Shame that Hawk has flown the coop

DAYLE Garlett, Jesse Hogan and Jack Martin were Western Australia's standout players at the 2012 national under-18 championships.

And all three appeared destined to make the jump to the AFL after they were selected in that year's star-studded All-Australian U18 line-up. The team included Victorians Joe Daniher, Lachie Whitfield, Nick Vlastuin and Ollie Wines, South Australians Brodie Grundy and James Aish, and the NT's Jake Neade.

Bottom-aged players Martin and Hogan were snapped up as 17-year-olds later that year by Gold Coast and Melbourne respectively, and had no hesitation in shifting across the country to become professional footballers.

Though not yet out of school and thousands of kilometres from home, the pair thrived last year while playing for their new clubs' reserves - Martin named the Suns' NEAFL Player of the Year, Hogan winning the Casey Scorpions' best and fairest in the VFL.

Now old enough to play in the AFL, both are unfortunately sidelined, midfielder Martin injuring his shoulder in his first senior game for the Suns and key forward Hogan yet to make his Demons debut due to a knee injury, but they will no doubt be determined to fulfil their potential on the big stage.

In contrast, Garlett appears to have no such desire, with the now 20-year-old choosing this week to end his AFL career before it started.

While his ability out on the field has never been questioned, his ability to mature and cope with the demands of AFL football has, and, after the events of this week, with good reason.

While Garlett was initially touted as a top-10 draft pick, clubs wouldn't have a bar of him in 2012 due to his growing reputation as a bad boy.

That was built around being kicked out of the AIS-AFL Academy, missing interviews with recruiters and enjoying a wild night out just before the 2012 national draft.

Receiving the proverbial kick up the backside, Garlett promised to change his ways in 2013, and after enjoying a sensational season in the WAFL with Swans Districts, booting 48 goals from 19 games and finishing 10th in the league best and fairest as a small forward, hoped to receive a second chance.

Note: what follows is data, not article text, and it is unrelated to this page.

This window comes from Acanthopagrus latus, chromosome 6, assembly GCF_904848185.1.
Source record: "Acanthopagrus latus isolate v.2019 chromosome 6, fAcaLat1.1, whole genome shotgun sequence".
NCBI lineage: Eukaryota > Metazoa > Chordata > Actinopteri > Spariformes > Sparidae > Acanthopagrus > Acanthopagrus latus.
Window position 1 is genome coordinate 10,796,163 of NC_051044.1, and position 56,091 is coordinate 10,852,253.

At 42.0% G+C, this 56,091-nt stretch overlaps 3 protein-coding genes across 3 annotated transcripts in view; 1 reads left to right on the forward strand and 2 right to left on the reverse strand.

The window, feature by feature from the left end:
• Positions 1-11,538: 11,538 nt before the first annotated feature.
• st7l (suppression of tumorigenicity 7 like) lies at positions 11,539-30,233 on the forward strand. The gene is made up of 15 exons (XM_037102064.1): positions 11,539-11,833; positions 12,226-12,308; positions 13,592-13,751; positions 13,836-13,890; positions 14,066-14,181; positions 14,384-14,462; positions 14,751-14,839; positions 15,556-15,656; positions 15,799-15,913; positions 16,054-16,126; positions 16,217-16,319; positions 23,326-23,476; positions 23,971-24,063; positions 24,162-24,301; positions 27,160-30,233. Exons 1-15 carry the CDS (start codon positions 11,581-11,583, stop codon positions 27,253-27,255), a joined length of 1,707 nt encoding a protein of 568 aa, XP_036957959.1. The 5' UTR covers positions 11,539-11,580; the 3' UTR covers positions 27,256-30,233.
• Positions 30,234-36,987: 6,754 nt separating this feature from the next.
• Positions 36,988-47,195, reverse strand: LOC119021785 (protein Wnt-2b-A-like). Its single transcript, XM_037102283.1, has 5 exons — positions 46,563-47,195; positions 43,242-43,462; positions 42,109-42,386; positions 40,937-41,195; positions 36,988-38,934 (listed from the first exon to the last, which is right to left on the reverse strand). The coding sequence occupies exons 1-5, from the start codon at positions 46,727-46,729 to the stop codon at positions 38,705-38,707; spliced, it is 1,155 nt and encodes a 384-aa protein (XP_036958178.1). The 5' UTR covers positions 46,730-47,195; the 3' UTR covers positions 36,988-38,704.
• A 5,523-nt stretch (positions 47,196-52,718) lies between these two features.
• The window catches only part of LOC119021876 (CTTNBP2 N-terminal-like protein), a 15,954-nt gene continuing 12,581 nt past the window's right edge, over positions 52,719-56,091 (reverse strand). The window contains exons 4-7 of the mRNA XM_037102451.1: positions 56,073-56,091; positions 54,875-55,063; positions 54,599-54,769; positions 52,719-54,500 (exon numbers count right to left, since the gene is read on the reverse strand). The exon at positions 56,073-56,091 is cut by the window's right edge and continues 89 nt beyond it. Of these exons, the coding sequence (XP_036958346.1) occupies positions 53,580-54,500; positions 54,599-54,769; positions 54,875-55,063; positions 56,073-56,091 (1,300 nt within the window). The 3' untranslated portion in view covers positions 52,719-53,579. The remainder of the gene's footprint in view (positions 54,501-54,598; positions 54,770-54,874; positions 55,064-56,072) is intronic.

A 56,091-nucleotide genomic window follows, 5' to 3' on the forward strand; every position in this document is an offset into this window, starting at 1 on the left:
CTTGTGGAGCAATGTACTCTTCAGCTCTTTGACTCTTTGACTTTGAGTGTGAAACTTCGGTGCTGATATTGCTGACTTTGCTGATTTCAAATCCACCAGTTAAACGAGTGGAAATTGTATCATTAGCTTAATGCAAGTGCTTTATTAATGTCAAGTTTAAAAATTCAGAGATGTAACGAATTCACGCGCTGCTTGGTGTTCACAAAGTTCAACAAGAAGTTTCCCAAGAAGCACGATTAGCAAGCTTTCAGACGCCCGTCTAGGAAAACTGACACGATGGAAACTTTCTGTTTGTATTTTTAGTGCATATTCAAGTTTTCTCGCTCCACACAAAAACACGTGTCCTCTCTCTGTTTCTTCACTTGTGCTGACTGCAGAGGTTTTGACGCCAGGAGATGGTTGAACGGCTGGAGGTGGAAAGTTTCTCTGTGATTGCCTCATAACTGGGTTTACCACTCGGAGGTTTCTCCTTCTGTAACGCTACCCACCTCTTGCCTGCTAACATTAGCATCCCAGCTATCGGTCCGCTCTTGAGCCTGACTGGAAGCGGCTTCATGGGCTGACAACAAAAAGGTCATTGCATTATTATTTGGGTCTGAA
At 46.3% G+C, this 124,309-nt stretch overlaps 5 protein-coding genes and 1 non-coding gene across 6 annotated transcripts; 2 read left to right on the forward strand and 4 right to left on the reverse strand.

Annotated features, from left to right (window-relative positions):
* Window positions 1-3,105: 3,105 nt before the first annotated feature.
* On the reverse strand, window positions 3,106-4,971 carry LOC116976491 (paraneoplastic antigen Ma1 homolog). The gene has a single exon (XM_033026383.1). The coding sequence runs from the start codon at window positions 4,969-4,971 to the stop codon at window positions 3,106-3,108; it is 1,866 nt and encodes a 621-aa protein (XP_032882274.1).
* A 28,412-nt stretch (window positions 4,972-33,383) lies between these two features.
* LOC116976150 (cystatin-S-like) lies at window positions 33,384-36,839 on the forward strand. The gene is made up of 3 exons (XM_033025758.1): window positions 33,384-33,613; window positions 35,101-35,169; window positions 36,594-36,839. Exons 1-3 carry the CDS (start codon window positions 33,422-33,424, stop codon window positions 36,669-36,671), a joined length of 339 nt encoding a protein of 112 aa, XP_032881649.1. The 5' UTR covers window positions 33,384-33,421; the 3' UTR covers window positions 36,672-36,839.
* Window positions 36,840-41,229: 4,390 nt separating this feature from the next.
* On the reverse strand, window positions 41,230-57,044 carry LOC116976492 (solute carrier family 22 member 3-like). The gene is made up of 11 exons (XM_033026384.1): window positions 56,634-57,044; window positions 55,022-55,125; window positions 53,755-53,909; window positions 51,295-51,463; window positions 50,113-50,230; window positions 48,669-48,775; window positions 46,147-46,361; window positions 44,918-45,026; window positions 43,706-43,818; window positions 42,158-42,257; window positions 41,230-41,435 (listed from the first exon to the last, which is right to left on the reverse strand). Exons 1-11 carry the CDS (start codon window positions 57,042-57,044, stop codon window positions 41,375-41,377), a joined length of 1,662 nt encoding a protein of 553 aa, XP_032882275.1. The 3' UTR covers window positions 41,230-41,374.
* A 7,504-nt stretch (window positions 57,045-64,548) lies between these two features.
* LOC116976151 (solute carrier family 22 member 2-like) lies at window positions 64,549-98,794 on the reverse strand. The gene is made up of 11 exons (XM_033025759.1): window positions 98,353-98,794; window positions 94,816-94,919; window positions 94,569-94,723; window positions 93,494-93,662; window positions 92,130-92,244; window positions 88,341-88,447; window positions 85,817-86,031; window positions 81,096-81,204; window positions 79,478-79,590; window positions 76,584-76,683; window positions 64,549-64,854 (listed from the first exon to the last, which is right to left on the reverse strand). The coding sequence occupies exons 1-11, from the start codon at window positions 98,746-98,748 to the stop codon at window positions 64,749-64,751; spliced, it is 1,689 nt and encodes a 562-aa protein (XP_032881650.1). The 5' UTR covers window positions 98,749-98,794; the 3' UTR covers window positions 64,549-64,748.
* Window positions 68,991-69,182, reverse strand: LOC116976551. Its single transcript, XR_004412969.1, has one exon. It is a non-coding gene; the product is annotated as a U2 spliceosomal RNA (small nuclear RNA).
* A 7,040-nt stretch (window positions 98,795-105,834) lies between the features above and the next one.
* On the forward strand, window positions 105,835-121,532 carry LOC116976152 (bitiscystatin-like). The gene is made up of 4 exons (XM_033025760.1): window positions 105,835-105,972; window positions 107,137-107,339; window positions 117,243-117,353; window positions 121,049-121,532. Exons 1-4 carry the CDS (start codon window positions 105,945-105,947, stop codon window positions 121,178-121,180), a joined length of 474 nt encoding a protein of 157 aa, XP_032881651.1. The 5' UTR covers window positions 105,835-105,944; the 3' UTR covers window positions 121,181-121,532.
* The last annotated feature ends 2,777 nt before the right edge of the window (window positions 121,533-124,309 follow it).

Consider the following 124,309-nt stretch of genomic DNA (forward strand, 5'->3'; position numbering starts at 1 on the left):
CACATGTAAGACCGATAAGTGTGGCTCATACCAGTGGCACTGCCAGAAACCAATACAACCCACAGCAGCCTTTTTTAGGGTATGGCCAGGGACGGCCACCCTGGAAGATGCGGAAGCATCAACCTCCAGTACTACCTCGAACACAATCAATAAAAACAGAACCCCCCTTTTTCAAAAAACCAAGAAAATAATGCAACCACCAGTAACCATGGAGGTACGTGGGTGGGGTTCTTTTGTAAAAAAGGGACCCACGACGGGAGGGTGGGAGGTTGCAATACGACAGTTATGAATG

"I want this more than ever ... I've had dreams of my first game," he said in an interview.

Believing he had turned the corner, it was the reigning premier, and the team he supported, Hawthorn, that took the punt by selecting him in last year's national draft, with players such as skipper Luke Hodge, who he initially bunked with, and indigenous leader Shaun Burgoyne taking the prodigiously talented yet wayward youngster under their wing.

Three goals in an intra-club match, when he combined with the equally mercurial Cyril Rioli, had the Hawks excited.

But, four months into his time at Waverley Park, Garlett has had enough, returning to Perth in search of a more carefree lifestyle, with the Hawks set to release him from his contract.

He simply couldn't cope with what Hawthorn director of football Chris Fagan referred to as "constant" and "relentless" training. Fagan, though, hit the nail on the head when he added "that's what AFL footy is ... it isn't for everyone".

Oh well, at least we'll still have Martin and Hogan to look forward to.

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